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In September 2015, Hawkins selected The Connect Group as concrete repair specialists to undertake complex concrete repairs, crack injection and seismic strengthening to The Christchurch Town Hall, an iconic building designed by Sir Miles Warren, extensively damaged during the Christchurch earthquakes. The 127.5-million-dollar restoration of this 1972 heritage-listed building is one of the largest earthquake projects undertaken in Christchurch - taking over three years for contractors to complete.

Being that the Christchurch Town Hall is a listed heritage building, it created a challenge for our team right from the outset - as all contractors had to maintain the heritage aspects and keep it as true to its original form and function.

Visible concrete elements including floors, walls and beams requiring repairs could not have any mechanical or aggressive grinding undertaking on them or a coating applied to disguise the repair, so extensive sampling using various repair techniques were undertaken in conjunction with the architect and the heritage team. Another challenge was to repair badly damaged concrete spalling throughout the building, and again methods had to be developed to restore the integrity and the texture of the heritage finish.

The final approved repair methodology was undertaken with the outcome of achieving a uniform finish and minimal visible repairs. To seismic strengthen the Christchurch Town Hall in the event of a future seismic event and meet the building standard, the project engineers designed a specific engineered solution.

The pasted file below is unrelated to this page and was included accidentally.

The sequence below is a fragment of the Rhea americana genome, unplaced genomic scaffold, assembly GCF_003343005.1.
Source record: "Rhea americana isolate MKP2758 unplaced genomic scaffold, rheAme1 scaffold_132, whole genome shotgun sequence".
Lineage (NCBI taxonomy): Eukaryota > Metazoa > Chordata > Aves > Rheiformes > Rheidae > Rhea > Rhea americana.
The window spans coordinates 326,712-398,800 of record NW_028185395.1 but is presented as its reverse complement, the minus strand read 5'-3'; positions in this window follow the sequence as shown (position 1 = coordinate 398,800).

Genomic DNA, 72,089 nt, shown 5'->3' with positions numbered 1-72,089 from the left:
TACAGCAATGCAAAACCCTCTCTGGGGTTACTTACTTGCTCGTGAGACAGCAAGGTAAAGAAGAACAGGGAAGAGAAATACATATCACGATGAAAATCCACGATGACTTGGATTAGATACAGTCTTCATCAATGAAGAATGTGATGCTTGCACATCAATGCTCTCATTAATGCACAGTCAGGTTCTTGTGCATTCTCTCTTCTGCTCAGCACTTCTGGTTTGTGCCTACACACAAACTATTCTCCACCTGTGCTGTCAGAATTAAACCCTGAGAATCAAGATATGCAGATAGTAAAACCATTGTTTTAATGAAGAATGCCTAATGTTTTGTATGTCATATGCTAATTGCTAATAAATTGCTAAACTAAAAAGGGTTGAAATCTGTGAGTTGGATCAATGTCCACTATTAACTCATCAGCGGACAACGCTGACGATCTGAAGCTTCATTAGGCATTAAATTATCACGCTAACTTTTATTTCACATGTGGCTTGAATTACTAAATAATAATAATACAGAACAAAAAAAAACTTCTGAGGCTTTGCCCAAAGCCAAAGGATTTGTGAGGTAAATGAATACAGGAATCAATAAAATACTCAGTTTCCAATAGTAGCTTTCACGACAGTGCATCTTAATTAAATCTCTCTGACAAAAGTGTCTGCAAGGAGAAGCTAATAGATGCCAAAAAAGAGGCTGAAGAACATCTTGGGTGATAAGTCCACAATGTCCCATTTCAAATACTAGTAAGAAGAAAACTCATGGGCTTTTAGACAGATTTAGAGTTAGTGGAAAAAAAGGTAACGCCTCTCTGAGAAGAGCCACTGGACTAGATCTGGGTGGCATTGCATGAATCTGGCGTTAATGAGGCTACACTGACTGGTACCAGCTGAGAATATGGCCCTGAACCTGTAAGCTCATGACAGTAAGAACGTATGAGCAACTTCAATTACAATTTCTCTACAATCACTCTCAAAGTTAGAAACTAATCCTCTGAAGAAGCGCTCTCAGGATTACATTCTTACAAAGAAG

An estimated 4500 sq. meters of seismic strengthening materials, such as carbon fibre and anchoring rods were installed, with up to five layers running alternative directions. These were installed in the roof structure of the James Hay Theatre and The Main Auditorium, and beams throughout the interior.

The application of carbon fibre to the Christchurch Town Hall was one of the largest carbon fibre projects undertaken in New Zealand and presented challenges due to the Town Hall’s sheer size, shape, height, the pitch of the roof, wind and heat factor and moisture levels. This also required extensive monitoring, technical planning, specific training, ongoing communication and developing solutions, working in conjunction with the architect and project engineers.

This project required a high level of Quality Assurance, which included custom-designed documentation, extensive daily testing and photographic records, all supplied throughout the course of the project. Hawkins selected The Connect Group for this project because of our extensive range of concrete repair and seismic strengthening services and our proven ability to collaborate and tailor solutions specific to each project.

The Christchurch Townhall reopened its doors to the public in early 2019 and since opening, has won a multitude of awards including the Naylor Love Heritage and Adaptive Reuses Property Awards. In 2020, the Christchurch Town Hall was registered as a Category I heritage building.

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